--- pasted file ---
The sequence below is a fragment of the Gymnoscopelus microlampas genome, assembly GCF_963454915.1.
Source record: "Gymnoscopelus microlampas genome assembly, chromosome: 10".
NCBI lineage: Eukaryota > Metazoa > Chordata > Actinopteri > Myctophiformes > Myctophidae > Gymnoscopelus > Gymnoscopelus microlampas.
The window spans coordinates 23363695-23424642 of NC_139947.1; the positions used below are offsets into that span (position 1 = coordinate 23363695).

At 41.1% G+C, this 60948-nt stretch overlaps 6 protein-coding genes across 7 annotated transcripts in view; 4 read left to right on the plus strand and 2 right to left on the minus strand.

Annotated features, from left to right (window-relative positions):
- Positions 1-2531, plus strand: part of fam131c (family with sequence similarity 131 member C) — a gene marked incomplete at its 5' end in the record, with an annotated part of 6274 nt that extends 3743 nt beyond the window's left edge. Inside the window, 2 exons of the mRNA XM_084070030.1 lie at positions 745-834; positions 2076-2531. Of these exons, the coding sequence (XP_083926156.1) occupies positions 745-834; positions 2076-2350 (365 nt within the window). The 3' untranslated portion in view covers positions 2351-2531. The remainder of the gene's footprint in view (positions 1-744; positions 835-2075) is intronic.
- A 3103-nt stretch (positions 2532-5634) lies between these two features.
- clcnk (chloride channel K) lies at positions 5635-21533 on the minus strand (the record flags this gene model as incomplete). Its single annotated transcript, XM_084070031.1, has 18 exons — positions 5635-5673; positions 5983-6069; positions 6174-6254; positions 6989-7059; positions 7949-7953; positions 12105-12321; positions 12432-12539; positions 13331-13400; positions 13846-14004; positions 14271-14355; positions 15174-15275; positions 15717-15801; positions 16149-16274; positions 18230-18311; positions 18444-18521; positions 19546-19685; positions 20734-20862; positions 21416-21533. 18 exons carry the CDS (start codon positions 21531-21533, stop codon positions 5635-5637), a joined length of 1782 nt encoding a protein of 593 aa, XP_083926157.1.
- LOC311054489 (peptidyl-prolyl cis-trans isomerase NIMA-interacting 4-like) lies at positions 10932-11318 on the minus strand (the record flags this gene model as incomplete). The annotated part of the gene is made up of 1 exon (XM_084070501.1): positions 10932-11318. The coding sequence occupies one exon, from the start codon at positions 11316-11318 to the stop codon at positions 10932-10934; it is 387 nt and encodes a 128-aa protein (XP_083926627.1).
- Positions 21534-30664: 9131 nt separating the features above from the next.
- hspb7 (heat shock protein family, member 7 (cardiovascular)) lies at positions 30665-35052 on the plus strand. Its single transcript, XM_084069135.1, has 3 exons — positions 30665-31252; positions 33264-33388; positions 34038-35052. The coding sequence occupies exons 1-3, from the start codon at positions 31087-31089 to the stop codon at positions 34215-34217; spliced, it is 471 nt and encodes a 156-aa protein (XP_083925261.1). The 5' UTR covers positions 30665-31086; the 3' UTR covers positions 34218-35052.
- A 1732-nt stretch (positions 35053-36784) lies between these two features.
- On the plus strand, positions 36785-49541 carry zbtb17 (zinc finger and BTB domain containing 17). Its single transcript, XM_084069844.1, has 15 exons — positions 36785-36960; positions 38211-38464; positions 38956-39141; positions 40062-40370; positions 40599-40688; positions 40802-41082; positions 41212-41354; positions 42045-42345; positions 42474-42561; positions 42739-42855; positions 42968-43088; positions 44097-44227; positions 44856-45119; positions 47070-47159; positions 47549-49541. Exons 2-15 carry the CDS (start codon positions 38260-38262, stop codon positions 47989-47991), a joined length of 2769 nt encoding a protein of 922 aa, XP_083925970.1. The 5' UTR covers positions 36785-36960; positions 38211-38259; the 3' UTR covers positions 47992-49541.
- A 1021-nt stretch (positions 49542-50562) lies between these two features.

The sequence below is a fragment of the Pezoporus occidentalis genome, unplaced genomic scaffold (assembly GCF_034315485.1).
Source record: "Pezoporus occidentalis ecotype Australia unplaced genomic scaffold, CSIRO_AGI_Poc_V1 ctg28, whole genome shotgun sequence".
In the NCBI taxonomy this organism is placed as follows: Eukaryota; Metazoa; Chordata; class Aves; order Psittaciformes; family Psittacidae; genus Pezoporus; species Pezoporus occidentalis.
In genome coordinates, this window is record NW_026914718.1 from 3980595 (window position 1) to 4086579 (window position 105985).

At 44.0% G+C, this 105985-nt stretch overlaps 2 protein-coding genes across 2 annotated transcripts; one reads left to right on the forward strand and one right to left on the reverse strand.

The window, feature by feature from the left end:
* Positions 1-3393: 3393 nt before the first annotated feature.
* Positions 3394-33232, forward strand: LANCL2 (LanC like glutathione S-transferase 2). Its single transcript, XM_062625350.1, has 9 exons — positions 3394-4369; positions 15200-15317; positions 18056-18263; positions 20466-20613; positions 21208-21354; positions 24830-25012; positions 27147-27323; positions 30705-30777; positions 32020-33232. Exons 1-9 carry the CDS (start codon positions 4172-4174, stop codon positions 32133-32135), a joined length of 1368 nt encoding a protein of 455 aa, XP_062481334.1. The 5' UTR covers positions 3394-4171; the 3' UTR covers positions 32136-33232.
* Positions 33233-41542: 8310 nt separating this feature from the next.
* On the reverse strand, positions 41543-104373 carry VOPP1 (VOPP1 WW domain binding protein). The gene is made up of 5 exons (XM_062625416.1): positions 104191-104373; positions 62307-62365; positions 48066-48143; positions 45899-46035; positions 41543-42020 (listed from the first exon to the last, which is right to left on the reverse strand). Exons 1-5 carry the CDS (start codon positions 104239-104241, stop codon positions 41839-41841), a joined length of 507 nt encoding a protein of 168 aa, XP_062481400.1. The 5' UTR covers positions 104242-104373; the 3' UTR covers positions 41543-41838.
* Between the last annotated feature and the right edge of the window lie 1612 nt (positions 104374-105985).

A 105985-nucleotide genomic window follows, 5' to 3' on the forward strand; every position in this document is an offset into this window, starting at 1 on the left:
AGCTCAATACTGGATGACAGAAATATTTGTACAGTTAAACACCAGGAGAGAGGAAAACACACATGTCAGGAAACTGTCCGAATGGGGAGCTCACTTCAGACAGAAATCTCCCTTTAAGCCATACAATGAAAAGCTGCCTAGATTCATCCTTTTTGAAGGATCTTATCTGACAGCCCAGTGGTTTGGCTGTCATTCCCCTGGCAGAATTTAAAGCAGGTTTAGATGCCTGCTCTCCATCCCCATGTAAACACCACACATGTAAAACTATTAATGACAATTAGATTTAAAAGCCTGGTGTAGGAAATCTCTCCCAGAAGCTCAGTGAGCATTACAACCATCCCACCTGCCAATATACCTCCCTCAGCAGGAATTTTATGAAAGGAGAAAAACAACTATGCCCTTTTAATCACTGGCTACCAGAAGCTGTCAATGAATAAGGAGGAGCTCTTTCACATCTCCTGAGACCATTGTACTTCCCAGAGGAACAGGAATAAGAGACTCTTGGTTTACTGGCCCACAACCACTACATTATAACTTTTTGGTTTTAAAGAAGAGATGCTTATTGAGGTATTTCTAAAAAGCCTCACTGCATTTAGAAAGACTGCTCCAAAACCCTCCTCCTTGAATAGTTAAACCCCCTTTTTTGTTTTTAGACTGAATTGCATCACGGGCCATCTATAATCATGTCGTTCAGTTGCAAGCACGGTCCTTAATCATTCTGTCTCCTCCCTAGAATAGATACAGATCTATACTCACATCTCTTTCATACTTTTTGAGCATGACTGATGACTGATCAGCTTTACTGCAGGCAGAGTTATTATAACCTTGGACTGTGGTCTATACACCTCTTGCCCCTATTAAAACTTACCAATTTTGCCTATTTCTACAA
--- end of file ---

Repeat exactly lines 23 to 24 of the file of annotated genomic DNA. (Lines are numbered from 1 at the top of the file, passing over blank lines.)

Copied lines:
* Positions 3394-33232, forward strand: LANCL2 (LanC like glutathione S-transferase 2). Its single transcript, XM_062625350.1, has 9 exons — positions 3394-4369; positions 15200-15317; positions 18056-18263; positions 20466-20613; positions 21208-21354; positions 24830-25012; positions 27147-27323; positions 30705-30777; positions 32020-33232. Exons 1-9 carry the CDS (start codon positions 4172-4174, stop codon positions 32133-32135), a joined length of 1368 nt encoding a protein of 455 aa, XP_062481334.1. The 5' UTR covers positions 3394-4171; the 3' UTR covers positions 32136-33232.
* Positions 33233-41542: 8310 nt separating this feature from the next.